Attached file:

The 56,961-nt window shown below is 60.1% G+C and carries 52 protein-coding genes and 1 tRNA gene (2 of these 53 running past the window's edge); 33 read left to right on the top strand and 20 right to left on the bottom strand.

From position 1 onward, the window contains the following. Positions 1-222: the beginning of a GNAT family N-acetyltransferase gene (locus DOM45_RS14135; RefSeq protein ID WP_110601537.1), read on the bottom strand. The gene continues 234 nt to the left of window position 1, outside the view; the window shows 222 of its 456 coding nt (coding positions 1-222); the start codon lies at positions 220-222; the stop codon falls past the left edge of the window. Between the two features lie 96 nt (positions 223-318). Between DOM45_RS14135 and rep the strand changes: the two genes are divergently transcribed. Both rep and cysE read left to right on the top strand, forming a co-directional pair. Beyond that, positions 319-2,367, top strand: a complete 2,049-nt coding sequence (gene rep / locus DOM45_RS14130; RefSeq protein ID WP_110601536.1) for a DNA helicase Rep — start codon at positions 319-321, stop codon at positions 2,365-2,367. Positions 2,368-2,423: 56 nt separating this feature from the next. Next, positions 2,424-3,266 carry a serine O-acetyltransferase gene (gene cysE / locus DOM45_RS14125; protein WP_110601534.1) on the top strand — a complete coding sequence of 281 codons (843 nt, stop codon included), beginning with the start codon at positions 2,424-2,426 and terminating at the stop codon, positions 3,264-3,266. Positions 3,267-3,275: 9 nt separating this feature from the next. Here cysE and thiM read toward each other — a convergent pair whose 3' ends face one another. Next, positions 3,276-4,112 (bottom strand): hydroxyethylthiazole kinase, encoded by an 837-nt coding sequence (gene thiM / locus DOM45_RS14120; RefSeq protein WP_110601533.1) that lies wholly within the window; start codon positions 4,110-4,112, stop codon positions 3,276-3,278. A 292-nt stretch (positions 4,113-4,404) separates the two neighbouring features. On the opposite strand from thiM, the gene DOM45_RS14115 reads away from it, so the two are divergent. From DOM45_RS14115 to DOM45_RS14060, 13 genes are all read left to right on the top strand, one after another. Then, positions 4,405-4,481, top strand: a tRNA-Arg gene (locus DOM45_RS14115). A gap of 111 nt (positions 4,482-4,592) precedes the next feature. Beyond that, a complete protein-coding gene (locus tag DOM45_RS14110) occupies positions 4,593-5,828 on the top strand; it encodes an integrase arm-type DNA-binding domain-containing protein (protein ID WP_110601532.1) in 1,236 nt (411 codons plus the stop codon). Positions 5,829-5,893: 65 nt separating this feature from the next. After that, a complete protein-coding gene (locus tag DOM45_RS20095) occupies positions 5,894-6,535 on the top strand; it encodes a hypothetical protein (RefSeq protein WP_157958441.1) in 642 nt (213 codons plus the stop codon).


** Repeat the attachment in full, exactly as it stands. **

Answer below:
The 56,961-nt window shown below is 60.1% G+C and carries 52 protein-coding genes and 1 tRNA gene (2 of these 53 running past the window's edge); 33 read left to right on the top strand and 20 right to left on the bottom strand.

From position 1 onward, the window contains the following. Positions 1-222: the beginning of a GNAT family N-acetyltransferase gene (locus DOM45_RS14135; RefSeq protein ID WP_110601537.1), read on the bottom strand. The gene continues 234 nt to the left of window position 1, outside the view; the window shows 222 of its 456 coding nt (coding positions 1-222); the start codon lies at positions 220-222; the stop codon falls past the left edge of the window. Between the two features lie 96 nt (positions 223-318). Between DOM45_RS14135 and rep the strand changes: the two genes are divergently transcribed. Both rep and cysE read left to right on the top strand, forming a co-directional pair. Beyond that, positions 319-2,367, top strand: a complete 2,049-nt coding sequence (gene rep / locus DOM45_RS14130; RefSeq protein ID WP_110601536.1) for a DNA helicase Rep — start codon at positions 319-321, stop codon at positions 2,365-2,367. Positions 2,368-2,423: 56 nt separating this feature from the next. Next, positions 2,424-3,266 carry a serine O-acetyltransferase gene (gene cysE / locus DOM45_RS14125; protein WP_110601534.1) on the top strand — a complete coding sequence of 281 codons (843 nt, stop codon included), beginning with the start codon at positions 2,424-2,426 and terminating at the stop codon, positions 3,264-3,266. Positions 3,267-3,275: 9 nt separating this feature from the next. Here cysE and thiM read toward each other — a convergent pair whose 3' ends face one another. Next, positions 3,276-4,112 (bottom strand): hydroxyethylthiazole kinase, encoded by an 837-nt coding sequence (gene thiM / locus DOM45_RS14120; RefSeq protein WP_110601533.1) that lies wholly within the window; start codon positions 4,110-4,112, stop codon positions 3,276-3,278. A 292-nt stretch (positions 4,113-4,404) separates the two neighbouring features. On the opposite strand from thiM, the gene DOM45_RS14115 reads away from it, so the two are divergent. From DOM45_RS14115 to DOM45_RS14060, 13 genes are all read left to right on the top strand, one after another. Then, positions 4,405-4,481, top strand: a tRNA-Arg gene (locus DOM45_RS14115). A gap of 111 nt (positions 4,482-4,592) precedes the next feature. Beyond that, a complete protein-coding gene (locus tag DOM45_RS14110) occupies positions 4,593-5,828 on the top strand; it encodes an integrase arm-type DNA-binding domain-containing protein (protein ID WP_110601532.1) in 1,236 nt (411 codons plus the stop codon). Positions 5,829-5,893: 65 nt separating this feature from the next. After that, a complete protein-coding gene (locus tag DOM45_RS20095) occupies positions 5,894-6,535 on the top strand; it encodes a hypothetical protein (RefSeq protein WP_157958441.1) in 642 nt (213 codons plus the stop codon).